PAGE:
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Published January 13, 2016
Getting Past a Stigma of Psychosis
Data courtesy of SAMHSA

Orinda resident Chantel Garrett launched Partners for StrongMinds in November, a mental health nonprofit with a mission to raise awareness about psychosis and transform the way it's "detected, treated and understood in the United States." Her brother was diagnosed with schizophrenia when she was 22 and Garrett hopes that her organization can help future families detect the warning signs that hers missed.
To most Americans, the adolescent behavior of Garrett's brother sounds typical of the teenage blues: anxiety, depression, lack of focus, social withdrawal. Garrett came to suspect something more was the matter, though, in the months preceding her brother's abrupt departure for the Marine Reserves. "Something was off ... something wasn't right," she says. Some of her family members thought perhaps drugs were to blame, but no one suspected they were witnessing the onset of schizophrenia. How many of us would?
The shock was unimaginable when Garrett received the news that her brother, at age 20, had just experienced a psychotic break. He was treated for the next three months through forced hospitalizations and medications, but by then "it was almost too late," she says. What followed was a 15-year period marked by resurgent psychotic episodes, un- employment, diminished social interaction and a quality of life that remains below what the Garrett family, like any loving family, had hoped for.
Garrett later learned that the rapid decline she witnessed in her brother were "prodromal symptoms" - a typical prelude to psychosis.
"There's a whole stage of this illness that happens far before a psychotic break," says Garrett, and adds that the symptoms of this stage are detectable if people know what to look for and seek proper professional help. Through Partners for StrongMinds, Garrett plans to "put these early warning signs on the road map for parents and for young people."
Partners for StrongMinds believes that early detection leads to the potential for full recovery from an initial psychotic break through "a more effective, more empowering treatment." Early psychosis intervention begins treatment before or immediately after the first psychotic break, reducing the accelerated loss of social and cognitive function experienced by individuals with persistent psychosis. The treatment model is more empowering than traditional medication-based treatments, with an emphasis on patient-professional collaboration and support networks in addition to medicine. Despite success abroad, early psychosis intervention facilities are relatively new in the United States and virtually unknown to the public.
Garrett was largely inspired to start Partners for StrongMinds by this shortage of early psychosis intervention treatment centers, as well as the striking lack of public awareness on the subject - Garrett herself advocated for her brother's care for a decade before learning of early intervention. A former marketing professional, Garrett remembers thinking, "a lifesaving intervention for young people like my brother that no one knows about? That's a product I can market all day long."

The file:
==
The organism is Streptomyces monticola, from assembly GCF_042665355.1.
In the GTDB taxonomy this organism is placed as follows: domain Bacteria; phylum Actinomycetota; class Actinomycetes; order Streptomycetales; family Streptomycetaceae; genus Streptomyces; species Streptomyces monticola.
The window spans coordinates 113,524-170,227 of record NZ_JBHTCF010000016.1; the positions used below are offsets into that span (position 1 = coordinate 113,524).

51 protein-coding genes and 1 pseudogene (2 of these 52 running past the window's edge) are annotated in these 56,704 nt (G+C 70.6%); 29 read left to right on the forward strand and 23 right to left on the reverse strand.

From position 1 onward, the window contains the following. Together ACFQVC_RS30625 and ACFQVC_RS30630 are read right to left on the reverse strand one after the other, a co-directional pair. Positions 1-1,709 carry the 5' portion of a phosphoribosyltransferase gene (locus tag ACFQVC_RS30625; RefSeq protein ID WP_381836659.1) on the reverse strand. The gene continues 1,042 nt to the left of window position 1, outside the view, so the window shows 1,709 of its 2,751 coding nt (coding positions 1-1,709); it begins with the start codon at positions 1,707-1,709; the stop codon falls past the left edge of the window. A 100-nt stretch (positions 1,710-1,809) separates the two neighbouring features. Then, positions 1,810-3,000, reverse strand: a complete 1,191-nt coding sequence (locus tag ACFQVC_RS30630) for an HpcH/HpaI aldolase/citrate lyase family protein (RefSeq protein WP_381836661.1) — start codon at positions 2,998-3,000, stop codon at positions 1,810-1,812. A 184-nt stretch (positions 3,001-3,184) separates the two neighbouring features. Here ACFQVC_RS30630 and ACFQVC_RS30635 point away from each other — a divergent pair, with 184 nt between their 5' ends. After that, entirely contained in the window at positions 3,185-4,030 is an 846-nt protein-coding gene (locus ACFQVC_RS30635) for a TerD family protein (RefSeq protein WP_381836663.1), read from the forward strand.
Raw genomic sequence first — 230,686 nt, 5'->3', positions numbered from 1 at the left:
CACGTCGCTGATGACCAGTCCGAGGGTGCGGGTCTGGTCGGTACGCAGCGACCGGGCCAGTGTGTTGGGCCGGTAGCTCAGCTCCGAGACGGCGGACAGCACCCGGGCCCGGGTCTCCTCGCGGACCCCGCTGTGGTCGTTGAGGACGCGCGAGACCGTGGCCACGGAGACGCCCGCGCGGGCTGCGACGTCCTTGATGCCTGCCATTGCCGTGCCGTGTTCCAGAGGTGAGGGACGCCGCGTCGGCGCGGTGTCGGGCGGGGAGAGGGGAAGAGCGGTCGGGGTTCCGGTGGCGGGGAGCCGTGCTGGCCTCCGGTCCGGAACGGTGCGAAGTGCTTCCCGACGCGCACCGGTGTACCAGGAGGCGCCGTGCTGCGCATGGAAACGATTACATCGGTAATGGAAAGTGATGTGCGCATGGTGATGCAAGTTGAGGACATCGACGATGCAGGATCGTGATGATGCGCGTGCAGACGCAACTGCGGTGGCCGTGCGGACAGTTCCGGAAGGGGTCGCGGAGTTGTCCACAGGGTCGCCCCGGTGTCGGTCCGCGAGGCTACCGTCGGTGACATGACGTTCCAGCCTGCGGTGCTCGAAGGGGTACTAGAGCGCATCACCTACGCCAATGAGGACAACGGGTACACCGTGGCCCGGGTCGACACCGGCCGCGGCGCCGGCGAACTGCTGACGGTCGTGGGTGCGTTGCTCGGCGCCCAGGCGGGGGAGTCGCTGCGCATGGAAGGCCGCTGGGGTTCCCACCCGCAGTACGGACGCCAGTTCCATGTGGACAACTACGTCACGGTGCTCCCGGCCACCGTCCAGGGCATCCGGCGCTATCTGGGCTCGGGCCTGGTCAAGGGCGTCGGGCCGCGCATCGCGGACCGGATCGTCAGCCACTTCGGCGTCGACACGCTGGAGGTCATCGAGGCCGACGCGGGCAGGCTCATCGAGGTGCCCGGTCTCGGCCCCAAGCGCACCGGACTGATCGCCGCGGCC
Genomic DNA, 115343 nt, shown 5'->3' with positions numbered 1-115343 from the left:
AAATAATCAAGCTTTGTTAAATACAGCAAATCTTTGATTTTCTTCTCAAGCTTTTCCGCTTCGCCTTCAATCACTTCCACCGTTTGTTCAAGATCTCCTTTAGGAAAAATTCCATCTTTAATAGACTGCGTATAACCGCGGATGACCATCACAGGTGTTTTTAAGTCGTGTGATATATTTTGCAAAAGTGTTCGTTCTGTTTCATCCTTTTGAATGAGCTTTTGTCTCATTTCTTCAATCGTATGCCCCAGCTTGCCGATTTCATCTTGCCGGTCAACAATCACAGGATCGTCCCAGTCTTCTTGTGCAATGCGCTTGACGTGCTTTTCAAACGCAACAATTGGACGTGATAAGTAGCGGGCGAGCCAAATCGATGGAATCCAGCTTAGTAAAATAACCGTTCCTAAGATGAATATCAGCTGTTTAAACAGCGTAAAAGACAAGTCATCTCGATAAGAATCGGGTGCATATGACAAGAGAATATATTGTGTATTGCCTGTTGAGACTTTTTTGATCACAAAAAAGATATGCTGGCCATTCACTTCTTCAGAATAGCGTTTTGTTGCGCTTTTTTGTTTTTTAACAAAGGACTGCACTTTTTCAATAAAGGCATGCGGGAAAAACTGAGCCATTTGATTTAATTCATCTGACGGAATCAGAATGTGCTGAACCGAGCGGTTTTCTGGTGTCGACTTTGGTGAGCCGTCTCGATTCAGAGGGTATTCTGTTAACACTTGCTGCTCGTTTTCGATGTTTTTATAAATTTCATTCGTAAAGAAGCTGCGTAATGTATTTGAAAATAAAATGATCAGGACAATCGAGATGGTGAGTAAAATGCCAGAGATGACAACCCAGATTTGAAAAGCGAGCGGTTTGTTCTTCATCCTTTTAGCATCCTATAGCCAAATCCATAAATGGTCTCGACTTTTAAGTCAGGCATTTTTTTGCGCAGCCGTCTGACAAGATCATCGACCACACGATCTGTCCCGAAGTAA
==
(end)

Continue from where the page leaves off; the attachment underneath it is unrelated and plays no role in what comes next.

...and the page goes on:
Putting thought into action, Garrett's primary focus for her nascent organization has been a website and a social media campaign to raise awareness about psychosis treatment and symptoms. The campaign, still in development, is targeted at teens and young adults - those most likely to experience their first psychotic break - and utilizes a social media-savvy Youth Leadership Board, comprised of age 30-and-under volunteers recruited to share their own experiences with psychosis and early intervention.
Bay Area resident Andrew Echeguren - himself a former patient in San Francisco's Prevention and Recovery in Early Psychosis program - is one such youth leader. Echeguren was recently interviewed in a YouTube film for the campaign, which he hopes will educate and "de-stigmatize mental health and mental illness." The latter part is crucial to Echeguren, who believes that Partners for StrongMinds "promotes dialogue, which ultimately leads to recovery."
In addition to YouTube, Partners for StrongMinds is also busy creating content for other social media channels including Tumblr, Instagram and Snapchat.
Garrett has not overlooked the older generation, who despite their probable lack of Instagram accounts, have an important role as "youth influencers." Partners for StrongMinds is currently engineering educational curriculum to be disseminated through the school system to parents and teachers, as well as students. This way youngsters have access to informed adults who are receptive to a conversation regarding psychosis and capable of directing them to the proper services.
Garrett is well aware of the challenges facing Partners for StrongMinds. Psychosis remains an uncomfortable, hush-hush topic, which has led to continued ignorance and preventable suffering. With early detection and treatment, psychosis does not have to ruin lives. And Garrett is going to make sure everybody knows it.
More information can be found on the Partners for StrongMinds' website: http://partners4strongminds.org


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